Dr. Julie McCown is an assistant professor of English at Southern Utah University. She teaches courses in American literature, critical theory, and composition.
Her interests are early American literature, animal and science studies, and digital humanities/media theory. McCown had published several articles about stop-motion puppets, crocodiles and animal bodies. She also discovered an unknown poem by the 18th century African American poet Jupiter Hammon.
McCown has a bachelor's degree in literary studies with a minor in music and gender studies from the University of Texas at Dallas, a master of arts degree in English from the University of Texas of the Permian Basin and she earned her Ph.D. in English from the University of Texas at Arlington.
Industry Expertise (6)
Areas of Expertise (9)
O’Neill GTA Award for Excellence in Teaching (professional)
University of Texas at Arlington, 2015
O’Neill GTA Award for Academic Excellence (professional)
University of Texas at Arlington, 2013
University of Texas at Dallas: B.A., Literary Studies
University of Texas of the Permian Basin: M.A., English
University of Texas at Arlington: Ph.D., English
- Modern Language Association
- Charles Brockden Brown Society
- Society for Literature, Science, and the Arts
- Society for Early Americanists
- American Society for Eighteenth-Century Studies
- Popular Culture & American Culture Association
Published in "Encountering Animal Bodies"
This essay brings William Bartram’s 1791 Travels and Thomas De Quincey’s 1849 “The English Mail-Coach” into productive conversation with each other, focusing on crocodilians as a central point of connection. As both physical and semiotic specimens in correspondence networks, crocodilians become a medium of exchange through which Bartram and De Quincey confront the limits of personal identity and imperial expansion. By bringing together these two writers, the essay shows how crocodilians, as a medium of exchange, shift from physical, material specimens to abstract, imaginary symbols, and how natural history’s correspondence networks facilitate an abstraction and effacement of animals.
Julie McCown, Cedrick May
A previously unknown poem written by Jupiter Hammon of Long Island is one of the most important discoveries related to this eighteenth-century poet and slave in nearly a century.1 The poem, entitled “An Essay on Slavery, with Submission to Divine Providence, Knowing That God Rules over All Things,” directly addresses questions concerning slavery and is by far the most outspoken antislavery statement by this often-neglected eighteenth-century writer.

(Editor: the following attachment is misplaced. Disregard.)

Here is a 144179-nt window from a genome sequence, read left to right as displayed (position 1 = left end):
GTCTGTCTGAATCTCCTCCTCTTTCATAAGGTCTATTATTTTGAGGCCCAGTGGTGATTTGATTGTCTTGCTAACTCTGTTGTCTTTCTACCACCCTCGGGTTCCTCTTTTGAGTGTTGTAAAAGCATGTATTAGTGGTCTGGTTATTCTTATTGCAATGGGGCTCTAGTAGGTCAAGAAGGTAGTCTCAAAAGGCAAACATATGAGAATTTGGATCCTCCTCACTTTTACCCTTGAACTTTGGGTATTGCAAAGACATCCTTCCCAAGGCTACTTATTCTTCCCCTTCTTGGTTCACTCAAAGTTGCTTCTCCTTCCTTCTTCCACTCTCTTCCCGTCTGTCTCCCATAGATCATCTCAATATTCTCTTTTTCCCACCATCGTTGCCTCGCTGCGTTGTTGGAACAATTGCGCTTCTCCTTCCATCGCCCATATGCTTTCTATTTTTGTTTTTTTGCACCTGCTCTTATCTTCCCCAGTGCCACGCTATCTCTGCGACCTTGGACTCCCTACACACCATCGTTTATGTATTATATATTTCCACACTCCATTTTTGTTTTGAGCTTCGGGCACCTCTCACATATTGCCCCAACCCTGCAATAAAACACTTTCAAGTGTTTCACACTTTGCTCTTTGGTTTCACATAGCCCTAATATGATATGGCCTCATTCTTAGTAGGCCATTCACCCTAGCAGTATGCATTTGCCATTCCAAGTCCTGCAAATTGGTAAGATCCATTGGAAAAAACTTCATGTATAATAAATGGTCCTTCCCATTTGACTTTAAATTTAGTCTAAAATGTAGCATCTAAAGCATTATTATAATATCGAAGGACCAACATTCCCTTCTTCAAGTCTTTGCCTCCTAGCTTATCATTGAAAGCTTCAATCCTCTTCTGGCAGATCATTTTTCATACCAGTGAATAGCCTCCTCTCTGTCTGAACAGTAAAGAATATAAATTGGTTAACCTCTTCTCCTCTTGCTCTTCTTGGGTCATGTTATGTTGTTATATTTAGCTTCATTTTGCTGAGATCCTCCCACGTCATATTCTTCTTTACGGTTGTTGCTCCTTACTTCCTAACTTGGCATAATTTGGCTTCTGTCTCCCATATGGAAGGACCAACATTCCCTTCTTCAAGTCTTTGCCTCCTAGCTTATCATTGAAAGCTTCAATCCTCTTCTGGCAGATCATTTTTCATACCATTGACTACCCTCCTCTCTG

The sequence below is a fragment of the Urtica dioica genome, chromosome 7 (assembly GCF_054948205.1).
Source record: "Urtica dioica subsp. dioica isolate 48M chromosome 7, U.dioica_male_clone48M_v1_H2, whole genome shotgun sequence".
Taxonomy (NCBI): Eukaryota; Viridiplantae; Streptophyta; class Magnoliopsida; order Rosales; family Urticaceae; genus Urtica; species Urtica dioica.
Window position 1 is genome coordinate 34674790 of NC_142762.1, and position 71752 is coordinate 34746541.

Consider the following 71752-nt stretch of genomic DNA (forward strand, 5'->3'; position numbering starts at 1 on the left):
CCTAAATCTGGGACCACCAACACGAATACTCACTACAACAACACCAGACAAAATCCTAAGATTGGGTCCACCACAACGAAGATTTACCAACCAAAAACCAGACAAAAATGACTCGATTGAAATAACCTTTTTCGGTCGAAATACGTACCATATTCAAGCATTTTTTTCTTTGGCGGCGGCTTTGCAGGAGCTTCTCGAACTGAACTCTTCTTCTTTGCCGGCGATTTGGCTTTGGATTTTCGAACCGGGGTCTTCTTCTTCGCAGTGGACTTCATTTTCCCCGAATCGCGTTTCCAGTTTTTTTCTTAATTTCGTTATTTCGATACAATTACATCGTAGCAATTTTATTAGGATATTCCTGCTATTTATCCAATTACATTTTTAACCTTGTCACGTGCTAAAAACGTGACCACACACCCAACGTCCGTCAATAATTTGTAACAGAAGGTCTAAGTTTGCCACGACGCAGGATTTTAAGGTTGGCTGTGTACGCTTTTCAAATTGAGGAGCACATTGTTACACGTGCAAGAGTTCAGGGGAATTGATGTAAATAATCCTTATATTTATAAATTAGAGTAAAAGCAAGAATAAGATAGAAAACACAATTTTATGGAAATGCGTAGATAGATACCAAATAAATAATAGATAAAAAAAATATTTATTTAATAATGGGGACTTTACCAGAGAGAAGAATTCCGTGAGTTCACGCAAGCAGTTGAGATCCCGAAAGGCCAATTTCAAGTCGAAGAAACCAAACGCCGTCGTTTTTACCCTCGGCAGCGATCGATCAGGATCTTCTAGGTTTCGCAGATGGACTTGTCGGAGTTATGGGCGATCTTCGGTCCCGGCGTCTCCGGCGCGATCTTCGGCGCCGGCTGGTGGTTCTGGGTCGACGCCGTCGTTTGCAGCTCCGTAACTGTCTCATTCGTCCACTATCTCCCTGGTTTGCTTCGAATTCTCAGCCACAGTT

ENGL 2010 Writing about Animals
This course builds upon the skills learned in English 1010, reinforcing strategies that foster careful reasoning, argumentation, and rhetorical awareness of purpose, audience, and genre. The course emphasizes critically evaluating, effectively integrating, and properly documenting sources. The course involves several connected writing assignments that culminate in a major research project.
ENGL 2010 Writing About Disney
This course builds upon the skills learned in English 1010, reinforcing strategies that foster careful reasoning, argumentation, and rhetorical awareness of purpose, audience, and genre. The course emphasizes critically evaluating, effectively integrating, and properly documenting sources. The particular section examines and discusses all things Disney including films, parks, merchandise and fan culture.
ENGL 3210 American Literature I
This course is a survey of American literature from its roots to the Civil War. We will be reading a variety of texts and literary genres that touch on many of the important themes, identities, voices, and styles that make up American literature as we know it today.
ENGL 4110 Early American Novels
This course will explore the genre of early American novels. We will read several early American novels, as well as other selected early American texts and literary criticism. This is a discussion-based and writing-intensive course in which students will help generate and facilitate discussion points and complete both short-weekly writings and a larger research paper.
ENGL 4510 Early American Experiments
An experimental project based course that re-thinks how we study early American literature and culture. The class explores different ways of “doing literary studies” and how these experiments promote rigorous and meaningful ways of reading and thinking about literature.